International cooperation required to help prevent medication errors

20 april 2015

National medication incident reporting systems need to work closer together and make use of each other’s information. More international cooperation will help prevent medication errors and enhance patient safety.

Those are the conclusions and recommendations in the dissertation of pharmacist Dr. Ka-Chun Cheung. Dr. Cheung received his doctoral degree at Radboud University, Nijmegen, on 17 April 2015.

Coordination by EMA and WHO

According to Dr. Cheung, the European Medicines Agency should take the lead in providing coordination and by bringing all European parties involved in medication errors together. A global perspective could be added by WHO Uppsala Monitoring Centre. Dr. Cheung wrote his dissertation on the Dutch reporting programme named Central Medication incidents Registration (CMR). Several other countries have medication incident reporting systems in place as well. However, the national centres do not structurally use the information issued by their foreign counterparts.

Learn from each other

National centres for medication errors can learn valuable lessons not only from the data they collect themselves, but also from alerts issued by sister organisations. This is exemplified by a sequence of events that occurred in Europe in 2012 and 2013, and which  Dr. Cheung describes in chapter 3 of his dissertation:

In September 2013, the Dutch CMR issued an alert concerning eight reconstitution errors with cabazitaxel (licensed as Jevtana) that had resulted in doses that were more than 15% higher than intended. The underlying problem was insufficient clarity in the summary of product characteristics about the appropriate reconstitution of a solution for infusion from two different vials. It turned out that the same problem had been observed in Spain and that ISMP Spain (Instituto para el Uso Seguro de los Medicamentos) had already sent out an alert in July 2012. In October 2013, the UK branche of the manufacturer - in association with the European Medicines Agency and the UK regulatory agency – sent out a warning, which identified adverse drug reactions, such as bone marrow suppression and gastrointestinal disorders, as potential complications of the overdose.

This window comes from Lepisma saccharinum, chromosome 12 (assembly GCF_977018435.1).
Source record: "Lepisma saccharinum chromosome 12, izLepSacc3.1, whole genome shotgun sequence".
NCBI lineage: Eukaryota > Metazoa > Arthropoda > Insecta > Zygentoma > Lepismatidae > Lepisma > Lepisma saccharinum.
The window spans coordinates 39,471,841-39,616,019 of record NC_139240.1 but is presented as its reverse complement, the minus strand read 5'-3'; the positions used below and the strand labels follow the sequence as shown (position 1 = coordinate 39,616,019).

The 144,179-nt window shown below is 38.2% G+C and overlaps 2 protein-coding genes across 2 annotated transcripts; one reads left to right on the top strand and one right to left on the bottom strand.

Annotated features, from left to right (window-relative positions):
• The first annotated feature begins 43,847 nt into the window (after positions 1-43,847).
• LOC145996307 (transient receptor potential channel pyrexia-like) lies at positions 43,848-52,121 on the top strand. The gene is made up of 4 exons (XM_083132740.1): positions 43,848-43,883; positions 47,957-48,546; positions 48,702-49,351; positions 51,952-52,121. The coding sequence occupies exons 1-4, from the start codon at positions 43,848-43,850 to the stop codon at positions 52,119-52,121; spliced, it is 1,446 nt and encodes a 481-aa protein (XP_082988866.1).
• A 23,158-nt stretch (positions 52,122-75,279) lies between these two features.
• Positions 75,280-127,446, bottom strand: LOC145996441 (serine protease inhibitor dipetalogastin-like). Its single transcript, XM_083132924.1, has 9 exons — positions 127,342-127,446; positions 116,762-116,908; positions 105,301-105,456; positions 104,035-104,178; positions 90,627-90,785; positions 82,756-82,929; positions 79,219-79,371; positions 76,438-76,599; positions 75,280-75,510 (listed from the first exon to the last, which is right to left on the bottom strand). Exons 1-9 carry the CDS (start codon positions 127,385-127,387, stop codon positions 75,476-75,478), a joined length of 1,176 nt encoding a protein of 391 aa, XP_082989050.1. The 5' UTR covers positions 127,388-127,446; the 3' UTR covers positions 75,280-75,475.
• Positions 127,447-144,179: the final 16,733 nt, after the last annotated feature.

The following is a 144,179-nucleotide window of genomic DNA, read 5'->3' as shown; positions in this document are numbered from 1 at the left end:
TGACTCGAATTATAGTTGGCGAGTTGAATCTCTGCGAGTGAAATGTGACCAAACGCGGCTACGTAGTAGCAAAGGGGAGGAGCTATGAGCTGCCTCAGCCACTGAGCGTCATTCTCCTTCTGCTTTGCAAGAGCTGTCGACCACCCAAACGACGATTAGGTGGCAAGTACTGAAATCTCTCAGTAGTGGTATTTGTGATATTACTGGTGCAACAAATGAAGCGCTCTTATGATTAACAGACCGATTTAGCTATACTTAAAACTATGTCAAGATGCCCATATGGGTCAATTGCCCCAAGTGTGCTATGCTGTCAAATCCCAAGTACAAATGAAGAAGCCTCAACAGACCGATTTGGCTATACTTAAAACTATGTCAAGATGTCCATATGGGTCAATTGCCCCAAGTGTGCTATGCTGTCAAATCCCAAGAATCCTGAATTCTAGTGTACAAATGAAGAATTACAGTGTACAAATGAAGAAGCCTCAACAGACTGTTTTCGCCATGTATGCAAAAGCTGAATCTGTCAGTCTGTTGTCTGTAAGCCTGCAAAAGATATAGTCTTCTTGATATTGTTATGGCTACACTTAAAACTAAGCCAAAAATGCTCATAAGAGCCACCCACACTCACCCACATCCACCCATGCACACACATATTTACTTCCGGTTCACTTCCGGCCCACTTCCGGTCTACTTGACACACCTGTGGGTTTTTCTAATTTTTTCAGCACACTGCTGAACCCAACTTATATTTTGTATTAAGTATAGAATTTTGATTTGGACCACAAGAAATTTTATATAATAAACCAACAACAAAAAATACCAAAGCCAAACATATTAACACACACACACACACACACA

About Dr. Ka-Chun Cheung

Ka-Chun Cheung (1978) studied Pharmacy at the University of Utrecht. He graduated cum laude in 2002. Until 2006 Cheung worked as pharmacist In Leiden, the Netherlands, and also as a researcher at the Leiden-based SIR Institute for Pharmacy Practice and Policy. Since 2007, Cheung works as project manager for the Royal Dutch Pharmacists Association KNMP in The Hague, the Netherlands. He did his PhD research at the Radboud University Medical Centre in Nijmegen, the Netherlands.

Ka-Chun Cheung, Learning from errors through a nationwide reporting programme. Dissertation, Radboud University Nijmegen, 2015 Ka-Chun Cheung et al, Improving European cooperation on medication errors, The Lancet, Volume 383, No. 9924, p1209–1210, 5 April 2014.


Dit nieuwsbericht is onderdeel van nieuwscategorie: Patiëntenzorg KNMP